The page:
Greetings from Saigon!
On my flight in to Ho Chi Minh I was filled with both excitement and worries. I try not to have expectations of places before I visit them so that I don’t end up comparing my experiences to those expectations. But Vietnam is the country that I have been most excited to get to. I couldn’t help it. From everything I knew about the countryside, the people and the food, I have been itching to get here. When planning, I gave myself more than twice the time here of any other country (less Australia and NZ) and purposefully booked my flight into the country in the South and out of the country in the North so that I could explore. As I boarded my flight, I began to worry if I had exaggerated it. Made it too big. Would visiting Vietnam be like when I finally saw Forrest Gump (over 5 years after it came out)?
Nope. Big. Fat. Nope.
Pretty much immediately I knew I hadn’t given myself enough time here. Good news, that means I definitely have to come back. And when I do, I’m going to rent a motorbike and drive the whole country. Which was, in fact, my original plan.
I had a vision in my mind of getting a scooter in Ho Chi Minh and riding it all the way up to Hanoi. How cool and badass would that be? Cruising the Vietnam countryside? But then I realized, that’s really far. At least for two weeks. And it’s hot. And dusty. And kind of dangerous. And oh yeah, I have my bags. Crap. Because I’m here during “wet season” and because I didn’t want to rush, I scrapped my original plan. Major bummer. But when I do come back, it will be just a girl and her motorbike (and a much smaller backpack).
the scooter game is strong here
Just when I was feeling most bummed about my decision, I met an Australian [whose hobby at home is actually riding motorbikes] who was all sorts of bumped and bruised from a nasty spill. Decision affirmed.
I started in the south of Vietnam in Ho Chi Minh City (aka Saigon – two names, one city) and will end in Hanoi. In HCMC, the focus was on war history – visiting the War Remnants Museum, the Cu Chi Tunnels. I took a trip down to the Mekong Delta, then up to Nha Trang and Da Nang.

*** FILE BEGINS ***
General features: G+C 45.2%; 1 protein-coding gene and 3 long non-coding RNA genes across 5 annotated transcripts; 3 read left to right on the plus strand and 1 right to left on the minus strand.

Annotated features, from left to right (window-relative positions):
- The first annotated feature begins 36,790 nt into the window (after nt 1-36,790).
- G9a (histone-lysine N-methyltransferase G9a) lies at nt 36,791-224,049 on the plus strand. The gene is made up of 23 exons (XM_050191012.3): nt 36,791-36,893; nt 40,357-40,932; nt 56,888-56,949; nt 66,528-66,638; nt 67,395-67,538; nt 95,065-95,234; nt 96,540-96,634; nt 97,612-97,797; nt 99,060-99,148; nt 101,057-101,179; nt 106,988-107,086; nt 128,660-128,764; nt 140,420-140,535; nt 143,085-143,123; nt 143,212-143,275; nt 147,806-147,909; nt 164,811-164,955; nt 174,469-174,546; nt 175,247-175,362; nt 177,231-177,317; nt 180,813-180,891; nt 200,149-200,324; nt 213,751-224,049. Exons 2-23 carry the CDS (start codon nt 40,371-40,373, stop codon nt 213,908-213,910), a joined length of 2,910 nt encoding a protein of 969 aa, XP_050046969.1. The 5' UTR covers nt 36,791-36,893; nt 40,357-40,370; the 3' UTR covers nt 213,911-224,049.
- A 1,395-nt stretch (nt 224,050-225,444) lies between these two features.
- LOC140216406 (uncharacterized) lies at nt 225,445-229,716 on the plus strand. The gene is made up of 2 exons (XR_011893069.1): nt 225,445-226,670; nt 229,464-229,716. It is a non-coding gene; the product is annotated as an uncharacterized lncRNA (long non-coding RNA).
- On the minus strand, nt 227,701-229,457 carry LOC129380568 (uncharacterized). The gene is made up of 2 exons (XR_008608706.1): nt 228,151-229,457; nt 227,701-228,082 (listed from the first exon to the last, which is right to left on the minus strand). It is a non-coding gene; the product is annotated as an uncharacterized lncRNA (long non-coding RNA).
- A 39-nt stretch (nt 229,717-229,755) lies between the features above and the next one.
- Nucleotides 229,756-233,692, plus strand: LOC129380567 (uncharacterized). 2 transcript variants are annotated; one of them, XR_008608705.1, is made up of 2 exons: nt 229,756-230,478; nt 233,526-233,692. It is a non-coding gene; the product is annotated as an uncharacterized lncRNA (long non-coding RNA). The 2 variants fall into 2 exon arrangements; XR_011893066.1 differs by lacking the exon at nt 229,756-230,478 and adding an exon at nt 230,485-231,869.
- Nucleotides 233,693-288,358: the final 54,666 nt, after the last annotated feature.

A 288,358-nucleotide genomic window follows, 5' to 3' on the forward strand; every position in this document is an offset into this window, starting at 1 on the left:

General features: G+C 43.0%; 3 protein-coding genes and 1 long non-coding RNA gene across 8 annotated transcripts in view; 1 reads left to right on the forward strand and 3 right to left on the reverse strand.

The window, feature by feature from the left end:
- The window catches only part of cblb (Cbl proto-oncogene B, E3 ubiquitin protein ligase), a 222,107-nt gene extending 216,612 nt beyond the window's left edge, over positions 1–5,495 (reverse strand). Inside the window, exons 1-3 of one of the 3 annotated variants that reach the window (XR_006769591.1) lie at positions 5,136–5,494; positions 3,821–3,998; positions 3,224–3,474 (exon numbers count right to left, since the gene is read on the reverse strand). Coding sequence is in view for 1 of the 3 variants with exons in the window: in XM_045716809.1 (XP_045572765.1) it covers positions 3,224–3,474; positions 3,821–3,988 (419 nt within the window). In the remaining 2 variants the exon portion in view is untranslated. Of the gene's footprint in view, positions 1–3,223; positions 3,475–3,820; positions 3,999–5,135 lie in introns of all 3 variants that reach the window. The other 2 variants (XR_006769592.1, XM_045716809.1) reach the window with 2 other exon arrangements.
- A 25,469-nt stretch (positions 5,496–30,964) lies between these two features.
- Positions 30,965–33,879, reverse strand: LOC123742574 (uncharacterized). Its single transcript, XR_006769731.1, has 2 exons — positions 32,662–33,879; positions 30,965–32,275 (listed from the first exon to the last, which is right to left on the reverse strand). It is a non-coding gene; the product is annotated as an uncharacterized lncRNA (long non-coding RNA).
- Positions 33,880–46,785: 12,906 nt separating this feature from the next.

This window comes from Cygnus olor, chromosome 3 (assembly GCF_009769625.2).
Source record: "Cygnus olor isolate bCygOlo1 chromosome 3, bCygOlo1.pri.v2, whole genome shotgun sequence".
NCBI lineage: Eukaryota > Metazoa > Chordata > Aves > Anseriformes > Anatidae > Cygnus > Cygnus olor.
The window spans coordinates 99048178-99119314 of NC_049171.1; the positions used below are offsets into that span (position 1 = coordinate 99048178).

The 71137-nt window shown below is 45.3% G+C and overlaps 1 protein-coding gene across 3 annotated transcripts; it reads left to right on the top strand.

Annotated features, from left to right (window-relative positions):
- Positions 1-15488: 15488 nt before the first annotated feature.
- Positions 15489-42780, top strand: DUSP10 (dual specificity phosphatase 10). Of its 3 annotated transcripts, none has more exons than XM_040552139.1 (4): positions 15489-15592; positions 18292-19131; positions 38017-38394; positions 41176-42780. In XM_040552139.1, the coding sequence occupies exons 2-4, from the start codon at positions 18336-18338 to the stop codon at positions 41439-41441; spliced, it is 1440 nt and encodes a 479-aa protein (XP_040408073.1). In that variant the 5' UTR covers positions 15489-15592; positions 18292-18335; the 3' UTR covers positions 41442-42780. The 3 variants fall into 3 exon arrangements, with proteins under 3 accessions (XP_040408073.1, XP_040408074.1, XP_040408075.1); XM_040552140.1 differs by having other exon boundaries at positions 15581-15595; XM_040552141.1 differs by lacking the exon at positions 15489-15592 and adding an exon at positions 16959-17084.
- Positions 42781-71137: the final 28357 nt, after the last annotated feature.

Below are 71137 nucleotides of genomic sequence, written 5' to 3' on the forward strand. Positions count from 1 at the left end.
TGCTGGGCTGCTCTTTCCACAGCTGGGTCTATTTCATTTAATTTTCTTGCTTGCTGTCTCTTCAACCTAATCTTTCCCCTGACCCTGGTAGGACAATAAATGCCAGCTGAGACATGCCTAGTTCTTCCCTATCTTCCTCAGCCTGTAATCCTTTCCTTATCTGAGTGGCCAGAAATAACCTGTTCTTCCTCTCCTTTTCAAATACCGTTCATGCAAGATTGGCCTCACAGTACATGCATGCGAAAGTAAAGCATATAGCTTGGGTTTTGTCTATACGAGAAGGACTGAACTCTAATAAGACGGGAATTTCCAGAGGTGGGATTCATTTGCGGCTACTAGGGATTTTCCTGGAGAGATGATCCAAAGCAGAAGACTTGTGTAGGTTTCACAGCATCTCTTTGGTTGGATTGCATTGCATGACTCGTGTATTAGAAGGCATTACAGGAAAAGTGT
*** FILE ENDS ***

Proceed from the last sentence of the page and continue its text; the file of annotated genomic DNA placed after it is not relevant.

The latter three visits were more about experiencing Vietnam itself, visiting Cham places of worship, such as Po Nagar and My Son Sanctuary. But even in places of such serenity, there are not-so-subtle traces of the war. For example, many buildings of My Son still stand today, but others were destroyed by bombs, which not only shattered the architecture, but changed the surfaces of the grounds. I haven’t fully processed everything I’ve learned about the war, and expect to learn more in the coming week, so I’ll go into that more after I’ve had enough time to let it all sink in.
The food. So good. I mean, incredible. All I knew was pho, and there is so much more. But if you’re vegetarian, good luck! But if not, enjoy! Street food is everywhere and incredibly affordable (read: $1.50 for a large bowl of pho). And each area has such distinct cuisine. Stay tuned for next week after I take a cooking class in Hanoi.
The people. Amazing. Friendly, warm, hospitable, welcoming, hilarious. I honestly felt quite trepidatious to tell Vietnamese that I’m from the US. Perhaps the guide on the way to the Cu Chi Tunnels said it best, “How do we feel about Americans now? Do we hit them back? Do we hate them? No. We have to forgive them. Forgiveness is the best way to hit them back. It’s easy to say, but it’s hard to do.”
The landscapes. Stunning. I’m going to apologize in advance that you aren’t going to get pictures that really capture it, mainly because of the intense amount of rain. But I haven’t left yet and I already can’t wait to come back. Jungles to cities to beaches.